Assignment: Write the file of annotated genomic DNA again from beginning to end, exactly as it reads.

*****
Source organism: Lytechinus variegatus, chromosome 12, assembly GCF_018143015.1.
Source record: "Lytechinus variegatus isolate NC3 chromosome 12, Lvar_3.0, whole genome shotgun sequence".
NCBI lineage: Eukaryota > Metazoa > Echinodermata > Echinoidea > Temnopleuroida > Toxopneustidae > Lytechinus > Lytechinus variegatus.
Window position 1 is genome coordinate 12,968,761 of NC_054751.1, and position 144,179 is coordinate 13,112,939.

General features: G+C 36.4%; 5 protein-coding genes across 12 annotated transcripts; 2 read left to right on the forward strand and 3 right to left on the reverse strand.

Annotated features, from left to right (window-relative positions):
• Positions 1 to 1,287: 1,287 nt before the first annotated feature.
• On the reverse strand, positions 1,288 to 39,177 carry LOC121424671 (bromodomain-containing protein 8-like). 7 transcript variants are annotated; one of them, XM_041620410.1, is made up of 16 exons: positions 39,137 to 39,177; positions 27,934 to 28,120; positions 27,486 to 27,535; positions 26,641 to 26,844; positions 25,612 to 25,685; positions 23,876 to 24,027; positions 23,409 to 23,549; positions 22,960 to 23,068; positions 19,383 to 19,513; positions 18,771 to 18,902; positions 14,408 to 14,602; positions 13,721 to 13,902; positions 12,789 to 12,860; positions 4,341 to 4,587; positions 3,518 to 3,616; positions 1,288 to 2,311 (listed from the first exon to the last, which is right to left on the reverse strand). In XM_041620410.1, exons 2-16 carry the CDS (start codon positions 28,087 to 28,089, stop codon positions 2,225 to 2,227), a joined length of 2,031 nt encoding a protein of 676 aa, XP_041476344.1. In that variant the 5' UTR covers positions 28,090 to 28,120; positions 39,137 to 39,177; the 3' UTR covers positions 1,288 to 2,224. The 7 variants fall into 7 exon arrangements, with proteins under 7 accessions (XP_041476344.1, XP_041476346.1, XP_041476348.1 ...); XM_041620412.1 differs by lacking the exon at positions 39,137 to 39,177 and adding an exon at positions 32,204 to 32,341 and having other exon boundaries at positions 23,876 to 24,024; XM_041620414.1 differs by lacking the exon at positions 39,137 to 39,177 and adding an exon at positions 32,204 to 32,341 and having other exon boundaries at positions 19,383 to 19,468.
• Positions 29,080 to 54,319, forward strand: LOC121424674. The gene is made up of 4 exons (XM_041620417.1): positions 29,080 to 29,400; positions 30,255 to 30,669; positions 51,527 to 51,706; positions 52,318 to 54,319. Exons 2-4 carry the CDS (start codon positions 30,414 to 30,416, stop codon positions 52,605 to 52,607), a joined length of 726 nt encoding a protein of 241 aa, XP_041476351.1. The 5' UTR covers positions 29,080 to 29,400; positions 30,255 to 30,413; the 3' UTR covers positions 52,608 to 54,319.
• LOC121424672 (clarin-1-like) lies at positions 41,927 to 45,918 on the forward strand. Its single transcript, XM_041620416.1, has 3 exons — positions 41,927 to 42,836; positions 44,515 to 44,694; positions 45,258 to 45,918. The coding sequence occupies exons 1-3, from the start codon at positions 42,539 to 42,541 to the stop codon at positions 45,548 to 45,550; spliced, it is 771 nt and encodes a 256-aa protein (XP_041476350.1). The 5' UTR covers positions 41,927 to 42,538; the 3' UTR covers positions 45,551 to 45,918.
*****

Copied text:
Source organism: Lytechinus variegatus, chromosome 12, assembly GCF_018143015.1.
Source record: "Lytechinus variegatus isolate NC3 chromosome 12, Lvar_3.0, whole genome shotgun sequence".
NCBI lineage: Eukaryota > Metazoa > Echinodermata > Echinoidea > Temnopleuroida > Toxopneustidae > Lytechinus > Lytechinus variegatus.
Window position 1 is genome coordinate 12,968,761 of NC_054751.1, and position 144,179 is coordinate 13,112,939.

General features: G+C 36.4%; 5 protein-coding genes across 12 annotated transcripts; 2 read left to right on the forward strand and 3 right to left on the reverse strand.

Annotated features, from left to right (window-relative positions):
• Positions 1 to 1,287: 1,287 nt before the first annotated feature.
• On the reverse strand, positions 1,288 to 39,177 carry LOC121424671 (bromodomain-containing protein 8-like). 7 transcript variants are annotated; one of them, XM_041620410.1, is made up of 16 exons: positions 39,137 to 39,177; positions 27,934 to 28,120; positions 27,486 to 27,535; positions 26,641 to 26,844; positions 25,612 to 25,685; positions 23,876 to 24,027; positions 23,409 to 23,549; positions 22,960 to 23,068; positions 19,383 to 19,513; positions 18,771 to 18,902; positions 14,408 to 14,602; positions 13,721 to 13,902; positions 12,789 to 12,860; positions 4,341 to 4,587; positions 3,518 to 3,616; positions 1,288 to 2,311 (listed from the first exon to the last, which is right to left on the reverse strand). In XM_041620410.1, exons 2-16 carry the CDS (start codon positions 28,087 to 28,089, stop codon positions 2,225 to 2,227), a joined length of 2,031 nt encoding a protein of 676 aa, XP_041476344.1. In that variant the 5' UTR covers positions 28,090 to 28,120; positions 39,137 to 39,177; the 3' UTR covers positions 1,288 to 2,224. The 7 variants fall into 7 exon arrangements, with proteins under 7 accessions (XP_041476344.1, XP_041476346.1, XP_041476348.1 ...); XM_041620412.1 differs by lacking the exon at positions 39,137 to 39,177 and adding an exon at positions 32,204 to 32,341 and having other exon boundaries at positions 23,876 to 24,024; XM_041620414.1 differs by lacking the exon at positions 39,137 to 39,177 and adding an exon at positions 32,204 to 32,341 and having other exon boundaries at positions 19,383 to 19,468.
• Positions 29,080 to 54,319, forward strand: LOC121424674. The gene is made up of 4 exons (XM_041620417.1): positions 29,080 to 29,400; positions 30,255 to 30,669; positions 51,527 to 51,706; positions 52,318 to 54,319. Exons 2-4 carry the CDS (start codon positions 30,414 to 30,416, stop codon positions 52,605 to 52,607), a joined length of 726 nt encoding a protein of 241 aa, XP_041476351.1. The 5' UTR covers positions 29,080 to 29,400; positions 30,255 to 30,413; the 3' UTR covers positions 52,608 to 54,319.
• LOC121424672 (clarin-1-like) lies at positions 41,927 to 45,918 on the forward strand. Its single transcript, XM_041620416.1, has 3 exons — positions 41,927 to 42,836; positions 44,515 to 44,694; positions 45,258 to 45,918. The coding sequence occupies exons 1-3, from the start codon at positions 42,539 to 42,541 to the stop codon at positions 45,548 to 45,550; spliced, it is 771 nt and encodes a 256-aa protein (XP_041476350.1). The 5' UTR covers positions 41,927 to 42,538; the 3' UTR covers positions 45,551 to 45,918.